We’ll cover the Aspire’s real-world performance in a moment, but on paper, we’ve got the makings of a fairly basic laptop that should do the job when it comes to general computing duties such as Office tasks and web browsing.
The dual-core Ryzen 3 CPU is roughly equivalent to an 8th-generation Intel Core i3 chip, which ranks as a solid dual-core workhorse. The 4GB of RAM means you’ll likely see some performance hiccups if you run too many programs at once. The integrated graphics core will allow for Minesweeper and some light photo editing, but nothing more taxing than that. And while a solid-state drive always helps to speed up performance compared to a traditional spinning hard drive, the skimpy 128GB capacity (which falls to about 100GB once you take Windows 10 and other pre-installed apps into account) will fill up quickly unless you rely on cloud storage.
On the plus side, it’s refreshing to see a full-on 1080p display on a laptop in this price range, not to mention one that uses an IPS (in-plane switching) panel for relatively wide viewing angles. It’s not unusual to see manufactures saddle budget laptops such as this with cheaper (if faster) 720p TN (twisted nematic) displays, which make for fuzzier viewing and faded or even inverse colors if you’re looking at the screen from the sides, top, or bottom.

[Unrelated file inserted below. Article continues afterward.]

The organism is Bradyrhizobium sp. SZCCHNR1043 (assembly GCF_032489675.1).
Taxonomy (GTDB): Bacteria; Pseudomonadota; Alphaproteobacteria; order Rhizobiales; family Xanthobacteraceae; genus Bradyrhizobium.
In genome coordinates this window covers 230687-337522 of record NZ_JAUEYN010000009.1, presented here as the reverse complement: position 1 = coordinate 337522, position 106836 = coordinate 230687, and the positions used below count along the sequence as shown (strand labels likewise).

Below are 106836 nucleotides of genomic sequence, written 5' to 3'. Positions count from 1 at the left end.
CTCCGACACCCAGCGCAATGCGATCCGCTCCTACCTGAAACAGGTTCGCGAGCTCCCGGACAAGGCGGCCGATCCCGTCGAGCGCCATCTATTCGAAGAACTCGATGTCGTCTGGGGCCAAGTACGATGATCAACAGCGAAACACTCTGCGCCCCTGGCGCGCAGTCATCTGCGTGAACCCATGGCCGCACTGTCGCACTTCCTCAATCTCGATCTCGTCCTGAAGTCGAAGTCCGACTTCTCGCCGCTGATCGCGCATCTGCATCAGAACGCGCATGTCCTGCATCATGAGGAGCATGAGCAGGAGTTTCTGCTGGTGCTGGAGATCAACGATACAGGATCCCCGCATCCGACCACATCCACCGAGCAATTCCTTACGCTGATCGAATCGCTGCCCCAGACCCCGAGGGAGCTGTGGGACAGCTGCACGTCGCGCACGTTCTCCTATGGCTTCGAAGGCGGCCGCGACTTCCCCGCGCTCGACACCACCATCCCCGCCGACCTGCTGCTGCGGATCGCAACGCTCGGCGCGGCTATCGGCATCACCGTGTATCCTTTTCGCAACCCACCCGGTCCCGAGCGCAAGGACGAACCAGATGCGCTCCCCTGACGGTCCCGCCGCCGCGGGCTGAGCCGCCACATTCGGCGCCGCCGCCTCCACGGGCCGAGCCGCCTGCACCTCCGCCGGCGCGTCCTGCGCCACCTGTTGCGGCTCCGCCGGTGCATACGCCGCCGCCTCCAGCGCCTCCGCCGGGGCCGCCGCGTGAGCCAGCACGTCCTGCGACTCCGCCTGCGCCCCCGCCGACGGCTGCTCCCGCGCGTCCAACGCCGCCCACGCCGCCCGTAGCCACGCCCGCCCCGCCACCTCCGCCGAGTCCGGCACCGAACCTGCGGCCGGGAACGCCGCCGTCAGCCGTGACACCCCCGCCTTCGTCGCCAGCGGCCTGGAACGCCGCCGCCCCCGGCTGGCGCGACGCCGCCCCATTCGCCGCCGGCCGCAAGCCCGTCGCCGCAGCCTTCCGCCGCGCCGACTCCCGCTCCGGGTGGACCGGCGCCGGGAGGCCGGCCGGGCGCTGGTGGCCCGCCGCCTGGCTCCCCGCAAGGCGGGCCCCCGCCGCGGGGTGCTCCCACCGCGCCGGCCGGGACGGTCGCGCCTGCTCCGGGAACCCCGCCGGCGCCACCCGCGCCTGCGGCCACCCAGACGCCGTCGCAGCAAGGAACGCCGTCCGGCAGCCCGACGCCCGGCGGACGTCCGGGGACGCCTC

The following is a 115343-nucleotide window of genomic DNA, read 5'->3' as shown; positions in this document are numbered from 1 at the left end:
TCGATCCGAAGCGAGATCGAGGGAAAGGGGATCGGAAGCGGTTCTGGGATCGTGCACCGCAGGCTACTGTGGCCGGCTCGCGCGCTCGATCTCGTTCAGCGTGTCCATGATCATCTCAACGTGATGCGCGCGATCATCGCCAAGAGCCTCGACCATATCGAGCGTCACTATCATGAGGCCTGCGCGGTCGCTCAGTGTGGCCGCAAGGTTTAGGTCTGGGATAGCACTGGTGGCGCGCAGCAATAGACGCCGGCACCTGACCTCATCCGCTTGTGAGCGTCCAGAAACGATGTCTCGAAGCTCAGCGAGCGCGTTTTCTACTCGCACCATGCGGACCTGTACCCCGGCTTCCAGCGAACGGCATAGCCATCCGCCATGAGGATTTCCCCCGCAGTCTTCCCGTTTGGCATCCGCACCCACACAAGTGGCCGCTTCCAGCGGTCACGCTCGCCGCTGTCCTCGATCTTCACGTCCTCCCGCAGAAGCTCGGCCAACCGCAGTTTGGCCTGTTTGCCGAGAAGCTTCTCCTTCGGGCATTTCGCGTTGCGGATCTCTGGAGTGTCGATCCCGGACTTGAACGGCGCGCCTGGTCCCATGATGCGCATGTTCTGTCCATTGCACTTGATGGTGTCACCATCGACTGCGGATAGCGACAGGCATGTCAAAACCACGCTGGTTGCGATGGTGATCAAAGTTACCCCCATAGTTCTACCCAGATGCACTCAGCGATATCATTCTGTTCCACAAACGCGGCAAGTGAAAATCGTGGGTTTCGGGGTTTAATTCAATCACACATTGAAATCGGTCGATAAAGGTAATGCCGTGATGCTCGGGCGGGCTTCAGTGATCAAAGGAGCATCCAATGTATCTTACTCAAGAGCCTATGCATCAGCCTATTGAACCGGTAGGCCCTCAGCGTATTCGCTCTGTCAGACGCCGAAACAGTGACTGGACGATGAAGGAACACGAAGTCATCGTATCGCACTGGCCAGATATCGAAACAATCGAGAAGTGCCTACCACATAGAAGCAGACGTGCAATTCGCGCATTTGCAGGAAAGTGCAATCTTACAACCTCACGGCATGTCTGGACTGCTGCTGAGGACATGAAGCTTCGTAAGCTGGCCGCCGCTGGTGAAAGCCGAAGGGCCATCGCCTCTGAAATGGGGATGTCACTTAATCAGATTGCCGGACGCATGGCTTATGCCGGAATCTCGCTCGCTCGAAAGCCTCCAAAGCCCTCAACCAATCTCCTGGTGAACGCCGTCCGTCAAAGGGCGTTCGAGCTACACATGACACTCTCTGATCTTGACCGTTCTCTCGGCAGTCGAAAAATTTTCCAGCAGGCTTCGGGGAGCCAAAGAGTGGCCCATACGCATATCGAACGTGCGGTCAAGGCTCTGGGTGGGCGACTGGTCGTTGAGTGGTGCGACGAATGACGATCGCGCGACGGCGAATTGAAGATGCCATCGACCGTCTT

Budget laptops are notorious for being boxy and bulky, but Acer has done a nice job of making its Aspire 5 line look slim and sleek. This particular AMD model is no exception. Measuring 14.3 x 9.7 x 0.7 inches, the Aspire feels lighter than its actual weight of 3 pounds, 13 ounces (or 4 pounds, 5 ounces if you include the AC adapter). The aluminum lid gives the Aspire a premium look. You can actually rotate the lid back a little beyond 180 degrees, meaning you can lay the laptop completely flat with the lid open.